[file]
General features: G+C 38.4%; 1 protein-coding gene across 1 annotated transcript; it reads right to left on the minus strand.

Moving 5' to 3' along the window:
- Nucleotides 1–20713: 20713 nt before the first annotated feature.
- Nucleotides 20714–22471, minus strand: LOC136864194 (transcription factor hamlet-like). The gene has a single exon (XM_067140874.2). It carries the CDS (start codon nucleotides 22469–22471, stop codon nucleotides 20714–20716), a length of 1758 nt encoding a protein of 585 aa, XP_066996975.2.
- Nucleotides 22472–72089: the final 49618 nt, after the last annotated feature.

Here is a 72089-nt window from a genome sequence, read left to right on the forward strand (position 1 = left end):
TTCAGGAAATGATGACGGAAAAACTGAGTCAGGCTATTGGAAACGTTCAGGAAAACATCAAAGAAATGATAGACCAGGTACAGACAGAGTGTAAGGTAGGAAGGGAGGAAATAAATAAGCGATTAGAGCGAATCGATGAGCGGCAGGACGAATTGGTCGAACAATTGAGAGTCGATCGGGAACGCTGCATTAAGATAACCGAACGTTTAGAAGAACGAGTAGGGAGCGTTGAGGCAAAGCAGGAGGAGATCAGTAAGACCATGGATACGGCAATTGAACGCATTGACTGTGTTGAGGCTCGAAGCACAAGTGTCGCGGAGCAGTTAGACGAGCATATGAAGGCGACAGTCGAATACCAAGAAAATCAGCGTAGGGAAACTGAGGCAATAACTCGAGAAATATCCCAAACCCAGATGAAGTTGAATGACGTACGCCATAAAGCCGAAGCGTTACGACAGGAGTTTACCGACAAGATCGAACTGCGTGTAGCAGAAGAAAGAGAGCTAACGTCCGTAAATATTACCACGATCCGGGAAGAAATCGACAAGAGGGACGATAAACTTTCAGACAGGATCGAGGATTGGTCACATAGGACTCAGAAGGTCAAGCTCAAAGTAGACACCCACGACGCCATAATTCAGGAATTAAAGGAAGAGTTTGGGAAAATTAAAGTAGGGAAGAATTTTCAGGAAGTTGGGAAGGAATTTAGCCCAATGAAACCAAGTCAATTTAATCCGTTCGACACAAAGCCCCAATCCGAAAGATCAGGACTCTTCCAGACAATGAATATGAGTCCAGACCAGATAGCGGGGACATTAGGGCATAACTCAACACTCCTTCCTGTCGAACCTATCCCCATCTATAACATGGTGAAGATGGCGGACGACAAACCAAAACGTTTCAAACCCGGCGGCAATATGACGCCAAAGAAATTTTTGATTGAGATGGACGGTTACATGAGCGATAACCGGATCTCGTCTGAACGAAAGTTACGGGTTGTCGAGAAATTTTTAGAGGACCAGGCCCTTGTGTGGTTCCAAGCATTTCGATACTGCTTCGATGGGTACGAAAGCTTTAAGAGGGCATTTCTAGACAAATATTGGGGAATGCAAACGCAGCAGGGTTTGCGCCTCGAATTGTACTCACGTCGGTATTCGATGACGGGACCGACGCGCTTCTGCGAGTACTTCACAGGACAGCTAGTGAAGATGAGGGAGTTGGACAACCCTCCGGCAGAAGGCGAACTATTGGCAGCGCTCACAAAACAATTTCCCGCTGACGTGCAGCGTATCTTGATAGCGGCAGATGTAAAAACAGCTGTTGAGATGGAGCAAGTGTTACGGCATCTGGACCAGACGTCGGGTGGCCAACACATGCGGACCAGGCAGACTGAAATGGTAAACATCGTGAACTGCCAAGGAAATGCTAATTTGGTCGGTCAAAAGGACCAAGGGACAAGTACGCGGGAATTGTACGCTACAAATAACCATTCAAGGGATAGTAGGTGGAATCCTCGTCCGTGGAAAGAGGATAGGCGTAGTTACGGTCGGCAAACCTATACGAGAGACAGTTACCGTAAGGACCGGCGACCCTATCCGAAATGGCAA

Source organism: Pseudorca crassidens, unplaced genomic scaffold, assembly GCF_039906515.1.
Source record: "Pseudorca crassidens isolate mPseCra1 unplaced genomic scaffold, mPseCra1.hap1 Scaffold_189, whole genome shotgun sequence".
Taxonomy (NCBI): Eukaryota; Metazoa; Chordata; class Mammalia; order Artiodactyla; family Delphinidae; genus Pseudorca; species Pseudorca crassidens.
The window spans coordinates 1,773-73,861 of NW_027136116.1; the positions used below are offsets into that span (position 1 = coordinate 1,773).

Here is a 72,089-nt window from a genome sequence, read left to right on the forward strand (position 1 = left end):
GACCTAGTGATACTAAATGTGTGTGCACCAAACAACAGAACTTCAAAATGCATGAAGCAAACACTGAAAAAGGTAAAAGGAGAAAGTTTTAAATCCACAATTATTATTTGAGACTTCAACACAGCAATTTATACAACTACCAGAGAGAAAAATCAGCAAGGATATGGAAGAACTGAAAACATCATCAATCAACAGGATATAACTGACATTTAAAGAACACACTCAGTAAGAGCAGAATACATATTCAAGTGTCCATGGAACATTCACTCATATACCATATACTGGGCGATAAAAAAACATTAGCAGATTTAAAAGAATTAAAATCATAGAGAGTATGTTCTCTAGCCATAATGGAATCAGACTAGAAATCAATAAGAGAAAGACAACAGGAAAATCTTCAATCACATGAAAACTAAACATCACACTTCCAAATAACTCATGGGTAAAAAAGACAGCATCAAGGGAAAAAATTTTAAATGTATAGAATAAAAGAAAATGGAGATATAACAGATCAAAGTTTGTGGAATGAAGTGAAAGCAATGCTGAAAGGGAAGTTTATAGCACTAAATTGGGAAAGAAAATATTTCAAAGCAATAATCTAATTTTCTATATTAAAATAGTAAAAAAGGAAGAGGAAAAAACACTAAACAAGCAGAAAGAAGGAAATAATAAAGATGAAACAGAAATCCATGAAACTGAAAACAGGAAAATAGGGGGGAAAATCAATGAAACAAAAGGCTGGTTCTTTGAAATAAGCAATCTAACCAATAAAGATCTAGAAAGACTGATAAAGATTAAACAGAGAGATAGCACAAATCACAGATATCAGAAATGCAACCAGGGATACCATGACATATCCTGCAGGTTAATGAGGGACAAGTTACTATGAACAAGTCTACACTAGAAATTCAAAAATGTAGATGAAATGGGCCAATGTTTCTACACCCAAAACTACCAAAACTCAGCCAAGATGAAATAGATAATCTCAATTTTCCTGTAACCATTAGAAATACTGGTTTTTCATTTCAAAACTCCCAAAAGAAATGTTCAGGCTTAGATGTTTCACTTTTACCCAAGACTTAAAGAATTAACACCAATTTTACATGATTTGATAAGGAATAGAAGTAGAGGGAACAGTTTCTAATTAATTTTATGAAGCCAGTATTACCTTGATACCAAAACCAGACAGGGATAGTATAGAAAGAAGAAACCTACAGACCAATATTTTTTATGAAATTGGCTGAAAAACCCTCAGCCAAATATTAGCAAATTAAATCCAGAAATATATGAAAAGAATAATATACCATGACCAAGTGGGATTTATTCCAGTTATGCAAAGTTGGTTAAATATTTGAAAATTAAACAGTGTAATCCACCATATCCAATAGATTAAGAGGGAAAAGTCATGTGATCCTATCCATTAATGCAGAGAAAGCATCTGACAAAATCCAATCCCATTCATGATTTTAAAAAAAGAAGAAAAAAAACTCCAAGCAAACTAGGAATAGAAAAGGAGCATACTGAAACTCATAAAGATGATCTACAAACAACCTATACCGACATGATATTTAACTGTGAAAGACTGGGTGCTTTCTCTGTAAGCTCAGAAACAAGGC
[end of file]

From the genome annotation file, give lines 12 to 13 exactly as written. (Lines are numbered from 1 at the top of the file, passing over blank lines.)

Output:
Here is a 72,089-nt window from a genome sequence, read left to right on the forward strand (position 1 = left end):
GACCTAGTGATACTAAATGTGTGTGCACCAAACAACAGAACTTCAAAATGCATGAAGCAAACACTGAAAAAGGTAAAAGGAGAAAGTTTTAAATCCACAATTATTATTTGAGACTTCAACACAGCAATTTATACAACTACCAGAGAGAAAAATCAGCAAGGATATGGAAGAACTGAAAACATCATCAATCAACAGGATATAACTGACATTTAAAGAACACACTCAGTAAGAGCAGAATACATATTCAAGTGTCCATGGAACATTCACTCATATACCATATACTGGGCGATAAAAAAACATTAGCAGATTTAAAAGAATTAAAATCATAGAGAGTATGTTCTCTAGCCATAATGGAATCAGACTAGAAATCAATAAGAGAAAGACAACAGGAAAATCTTCAATCACATGAAAACTAAACATCACACTTCCAAATAACTCATGGGTAAAAAAGACAGCATCAAGGGAAAAAATTTTAAATGTATAGAATAAAAGAAAATGGAGATATAACAGATCAAAGTTTGTGGAATGAAGTGAAAGCAATGCTGAAAGGGAAGTTTATAGCACTAAATTGGGAAAGAAAATATTTCAAAGCAATAATCTAATTTTCTATATTAAAATAGTAAAAAAGGAAGAGGAAAAAACACTAAACAAGCAGAAAGAAGGAAATAATAAAGATGAAACAGAAATCCATGAAACTGAAAACAGGAAAATAGGGGGGAAAATCAATGAAACAAAAGGCTGGTTCTTTGAAATAAGCAATCTAACCAATAAAGATCTAGAAAGACTGATAAAGATTAAACAGAGAGATAGCACAAATCACAGATATCAGAAATGCAACCAGGGATACCATGACATATCCTGCAGGTTAATGAGGGACAAGTTACTATGAACAAGTCTACACTAGAAATTCAAAAATGTAGATGAAATGGGCCAATGTTTCTACACCCAAAACTACCAAAACTCAGCCAAGATGAAATAGATAATCTCAATTTTCCTGTAACCATTAGAAATACTGGTTTTTCATTTCAAAACTCCCAAAAGAAATGTTCAGGCTTAGATGTTTCACTTTTACCCAAGACTTAAAGAATTAACACCAATTTTACATGATTTGATAAGGAATAGAAGTAGAGGGAACAGTTTCTAATTAATTTTATGAAGCCAGTATTACCTTGATACCAAAACCAGACAGGGATAGTATAGAAAGAAGAAACCTACAGACCAATATTTTTTATGAAATTGGCTGAAAAACCCTCAGCCAAATATTAGCAAATTAAATCCAGAAATATATGAAAAGAATAATATACCATGACCAAGTGGGATTTATTCCAGTTATGCAAAGTTGGTTAAATATTTGAAAATTAAACAGTGTAATCCACCATATCCAATAGATTAAGAGGGAAAAGTCATGTGATCCTATCCATTAATGCAGAGAAAGCATCTGACAAAATCCAATCCCATTCATGATTTTAAAAAAAGAAGAAAAAAAACTCCAAGCAAACTAGGAATAGAAAAGGAGCATACTGAAACTCATAAAGATGATCTACAAACAACCTATACCGACATGATATTTAACTGTGAAAGACTGGGTGCTTTCTCTGTAAGCTCAGAAACAAGGC